Identify one health condition and discuss the impact on an individual and or wider society

6 June 2016

This essay will focus on the health condition of (HIV) Human immunodeficiency virus and its impact on an individual’s wellbeing. A number of key dictionary definitions will follow. According to the Oxford Dictionaries (2013) Health is defined as “A person’s medical and physical condition”. HIV is human immunodeficiency virus, a retrovirus which causes Aids. Oxford dictionaries (2013). These definitions refer to the Medical Model of health which focuses on the presence of disease and therefore the physical condition of the individual. According to Dr.David Zigmond (2ndmay 2010) The Medical Model assumes a simple mechanical view of illness and the body it occurs in.

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The impact HIV and Aids has on an individual’s wellbeing
The HIV virus attacks the immune system and weakens the ability to fight off infections and disease. According to Avert.org (2012) in the last 30 years 35,493 people between the ages of 20-30 were diagnosed with HIV in the UK (appendix 1). There are a variety of ways that the Aids virus can be contracted. According to the Health protection agency (2012), 95% of those with HIV contracted the virus through sexual contact. The remaining 5% by using infected needles or transmission from mother to baby, before or during birth, or by breastfeeding.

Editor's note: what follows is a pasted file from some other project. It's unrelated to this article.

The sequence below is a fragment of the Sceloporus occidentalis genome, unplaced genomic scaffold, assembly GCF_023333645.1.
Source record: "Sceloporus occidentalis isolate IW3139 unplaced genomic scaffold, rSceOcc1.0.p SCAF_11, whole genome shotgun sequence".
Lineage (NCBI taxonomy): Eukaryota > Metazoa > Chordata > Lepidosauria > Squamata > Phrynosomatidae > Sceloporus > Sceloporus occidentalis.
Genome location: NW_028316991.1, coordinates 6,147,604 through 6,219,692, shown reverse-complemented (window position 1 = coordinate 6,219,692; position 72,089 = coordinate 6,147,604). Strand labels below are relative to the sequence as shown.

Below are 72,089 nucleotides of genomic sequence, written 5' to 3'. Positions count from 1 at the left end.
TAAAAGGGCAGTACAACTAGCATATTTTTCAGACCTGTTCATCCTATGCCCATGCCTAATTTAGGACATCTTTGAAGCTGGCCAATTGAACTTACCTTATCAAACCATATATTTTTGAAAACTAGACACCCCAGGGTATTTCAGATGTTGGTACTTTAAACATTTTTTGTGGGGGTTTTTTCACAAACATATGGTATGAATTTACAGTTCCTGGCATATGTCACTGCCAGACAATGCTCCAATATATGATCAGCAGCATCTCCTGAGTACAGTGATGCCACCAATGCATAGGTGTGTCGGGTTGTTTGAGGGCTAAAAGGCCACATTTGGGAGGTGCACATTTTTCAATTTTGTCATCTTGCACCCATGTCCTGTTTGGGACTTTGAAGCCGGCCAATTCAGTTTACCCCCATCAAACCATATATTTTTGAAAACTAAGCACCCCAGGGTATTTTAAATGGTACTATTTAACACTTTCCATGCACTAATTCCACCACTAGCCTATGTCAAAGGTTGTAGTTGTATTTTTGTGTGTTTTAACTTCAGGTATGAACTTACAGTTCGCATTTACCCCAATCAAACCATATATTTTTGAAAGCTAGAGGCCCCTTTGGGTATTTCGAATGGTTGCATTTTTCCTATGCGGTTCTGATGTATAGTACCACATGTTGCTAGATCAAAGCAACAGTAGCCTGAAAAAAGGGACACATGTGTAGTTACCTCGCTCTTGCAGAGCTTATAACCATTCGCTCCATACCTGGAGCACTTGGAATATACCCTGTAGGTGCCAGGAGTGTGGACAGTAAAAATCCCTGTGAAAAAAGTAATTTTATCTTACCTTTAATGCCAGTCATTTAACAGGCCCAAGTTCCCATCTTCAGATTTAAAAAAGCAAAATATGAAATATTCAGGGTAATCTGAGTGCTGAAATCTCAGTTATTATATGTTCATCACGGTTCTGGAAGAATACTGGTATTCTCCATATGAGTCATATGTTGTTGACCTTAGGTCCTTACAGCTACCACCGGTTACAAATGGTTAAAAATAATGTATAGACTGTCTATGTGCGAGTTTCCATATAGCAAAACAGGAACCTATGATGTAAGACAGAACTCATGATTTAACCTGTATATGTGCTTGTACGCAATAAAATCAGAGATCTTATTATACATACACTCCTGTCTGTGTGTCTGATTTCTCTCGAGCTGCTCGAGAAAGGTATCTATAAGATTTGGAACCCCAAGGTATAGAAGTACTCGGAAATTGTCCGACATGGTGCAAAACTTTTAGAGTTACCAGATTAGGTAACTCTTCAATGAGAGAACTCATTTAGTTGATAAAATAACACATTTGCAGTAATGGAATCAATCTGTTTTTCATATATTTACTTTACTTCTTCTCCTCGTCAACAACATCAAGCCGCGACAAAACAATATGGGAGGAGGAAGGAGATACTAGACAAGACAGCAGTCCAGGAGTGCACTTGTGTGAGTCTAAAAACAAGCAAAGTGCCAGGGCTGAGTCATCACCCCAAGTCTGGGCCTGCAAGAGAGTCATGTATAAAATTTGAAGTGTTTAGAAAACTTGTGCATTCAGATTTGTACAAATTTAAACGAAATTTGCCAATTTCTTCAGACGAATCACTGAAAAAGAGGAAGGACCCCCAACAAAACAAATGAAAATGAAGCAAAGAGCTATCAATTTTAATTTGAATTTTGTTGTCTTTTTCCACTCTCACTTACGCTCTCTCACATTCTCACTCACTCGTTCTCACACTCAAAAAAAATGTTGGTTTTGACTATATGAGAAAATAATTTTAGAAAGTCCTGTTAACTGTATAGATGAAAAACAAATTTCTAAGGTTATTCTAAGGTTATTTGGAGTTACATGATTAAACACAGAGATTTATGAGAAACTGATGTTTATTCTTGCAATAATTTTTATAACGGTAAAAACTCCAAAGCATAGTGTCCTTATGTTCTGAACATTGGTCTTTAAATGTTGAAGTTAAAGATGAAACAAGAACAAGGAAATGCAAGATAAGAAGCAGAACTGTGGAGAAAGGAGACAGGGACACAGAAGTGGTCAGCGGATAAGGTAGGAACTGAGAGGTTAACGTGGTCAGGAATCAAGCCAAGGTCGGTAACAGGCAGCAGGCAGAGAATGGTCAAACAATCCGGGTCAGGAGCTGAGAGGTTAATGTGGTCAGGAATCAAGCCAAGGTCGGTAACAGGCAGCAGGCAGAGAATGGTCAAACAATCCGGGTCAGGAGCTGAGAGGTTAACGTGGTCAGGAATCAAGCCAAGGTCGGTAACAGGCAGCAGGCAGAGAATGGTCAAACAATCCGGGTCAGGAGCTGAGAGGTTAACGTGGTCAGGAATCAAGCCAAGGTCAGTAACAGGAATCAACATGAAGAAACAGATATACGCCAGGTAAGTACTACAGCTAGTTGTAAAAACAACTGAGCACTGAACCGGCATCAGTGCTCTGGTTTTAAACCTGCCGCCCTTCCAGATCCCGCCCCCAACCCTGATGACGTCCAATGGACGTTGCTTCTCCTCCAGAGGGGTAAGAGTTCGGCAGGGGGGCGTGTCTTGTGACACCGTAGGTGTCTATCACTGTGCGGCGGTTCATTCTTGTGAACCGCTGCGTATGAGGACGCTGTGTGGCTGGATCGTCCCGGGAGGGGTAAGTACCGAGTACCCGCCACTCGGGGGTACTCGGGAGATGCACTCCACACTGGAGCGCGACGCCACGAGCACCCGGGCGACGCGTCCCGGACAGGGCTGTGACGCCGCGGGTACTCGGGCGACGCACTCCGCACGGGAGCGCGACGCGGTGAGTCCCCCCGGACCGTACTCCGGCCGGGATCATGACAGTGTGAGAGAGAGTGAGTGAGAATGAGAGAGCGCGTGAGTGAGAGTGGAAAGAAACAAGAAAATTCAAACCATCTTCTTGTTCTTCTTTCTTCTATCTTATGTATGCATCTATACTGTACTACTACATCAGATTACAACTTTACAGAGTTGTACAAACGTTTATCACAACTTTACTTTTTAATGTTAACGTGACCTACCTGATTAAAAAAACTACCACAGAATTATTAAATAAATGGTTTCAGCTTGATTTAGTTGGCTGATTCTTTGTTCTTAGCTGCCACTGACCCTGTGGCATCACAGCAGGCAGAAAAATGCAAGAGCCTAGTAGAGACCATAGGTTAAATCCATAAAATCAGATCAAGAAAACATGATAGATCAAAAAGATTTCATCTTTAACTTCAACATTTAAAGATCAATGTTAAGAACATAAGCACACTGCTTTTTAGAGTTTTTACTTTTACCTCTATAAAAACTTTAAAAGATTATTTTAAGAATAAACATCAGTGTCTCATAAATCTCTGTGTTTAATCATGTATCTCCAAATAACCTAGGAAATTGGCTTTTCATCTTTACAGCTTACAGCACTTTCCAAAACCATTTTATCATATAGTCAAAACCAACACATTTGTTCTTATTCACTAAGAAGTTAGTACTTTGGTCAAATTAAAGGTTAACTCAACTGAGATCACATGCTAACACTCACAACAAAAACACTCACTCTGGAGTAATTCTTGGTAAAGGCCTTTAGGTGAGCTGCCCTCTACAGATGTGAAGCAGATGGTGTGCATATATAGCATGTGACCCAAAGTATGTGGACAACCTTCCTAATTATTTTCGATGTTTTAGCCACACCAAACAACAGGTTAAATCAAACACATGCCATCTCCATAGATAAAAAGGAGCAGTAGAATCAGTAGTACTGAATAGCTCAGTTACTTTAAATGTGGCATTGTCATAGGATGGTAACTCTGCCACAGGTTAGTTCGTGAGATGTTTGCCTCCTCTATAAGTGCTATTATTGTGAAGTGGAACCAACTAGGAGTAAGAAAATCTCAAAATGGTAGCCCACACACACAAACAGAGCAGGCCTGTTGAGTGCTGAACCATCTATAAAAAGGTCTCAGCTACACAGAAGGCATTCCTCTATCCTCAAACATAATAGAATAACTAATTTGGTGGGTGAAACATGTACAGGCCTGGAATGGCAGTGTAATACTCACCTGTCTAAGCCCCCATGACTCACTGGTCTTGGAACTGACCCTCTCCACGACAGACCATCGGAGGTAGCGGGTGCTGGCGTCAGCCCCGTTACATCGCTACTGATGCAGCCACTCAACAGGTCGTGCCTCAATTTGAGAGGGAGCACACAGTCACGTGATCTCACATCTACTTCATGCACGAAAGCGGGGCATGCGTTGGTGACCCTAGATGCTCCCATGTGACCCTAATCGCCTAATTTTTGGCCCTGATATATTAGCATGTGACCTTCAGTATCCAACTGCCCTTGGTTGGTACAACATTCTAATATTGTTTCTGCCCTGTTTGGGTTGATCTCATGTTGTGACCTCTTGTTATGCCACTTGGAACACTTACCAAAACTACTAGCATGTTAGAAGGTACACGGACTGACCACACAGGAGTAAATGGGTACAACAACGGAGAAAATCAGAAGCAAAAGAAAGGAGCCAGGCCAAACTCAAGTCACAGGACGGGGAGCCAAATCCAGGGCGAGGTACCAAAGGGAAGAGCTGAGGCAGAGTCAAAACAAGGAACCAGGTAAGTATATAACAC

According to BBC news (2013) there are around 90,000 people living with HIV in England. One person in four does not know they have the virus therefore the actual numbers cannot be determined. According to the BBC news (24th April 2013) someone, somewhere in the UK is diagnosed with HIV every 90 minutes. Once an individual has contracted the HIV virus, emotionally it may be very difficult to come to terms and every individual will react differently. There are many support groups and HIV clinics that can provide you with counselling and information so that you can understand and discuss the condition all around the UK. Families may often provide the best emotional support and care (appendix 4).

The new It Starts With Me campaign, created by the Terrence Higgins Trust, urges people in high-risk groups to get tested for HIV at least every 12 months, and more frequently if they have symptoms or have put themselves at risk by having unprotected sex. For example this can help provide support and awareness. An HIV aids forum concluded that if individuals attended support groups it was a positive ‘life changing experience’. .

However, according to Dr.Crook on the BBC news 31st May 2011 The stigma attached to having HIV means people are not coming forward for testing. Many individuals with HIV virus do not seek support, they may face prejudice as a result of their condition, and the social stigma surrounding AIDS may stop people discussing it (appendix 2a). Religious pressure and ignorance of how HIV is transmitted can lead to discrimination against people living with HIV (National Aids Trust (2011) Appendix 2b).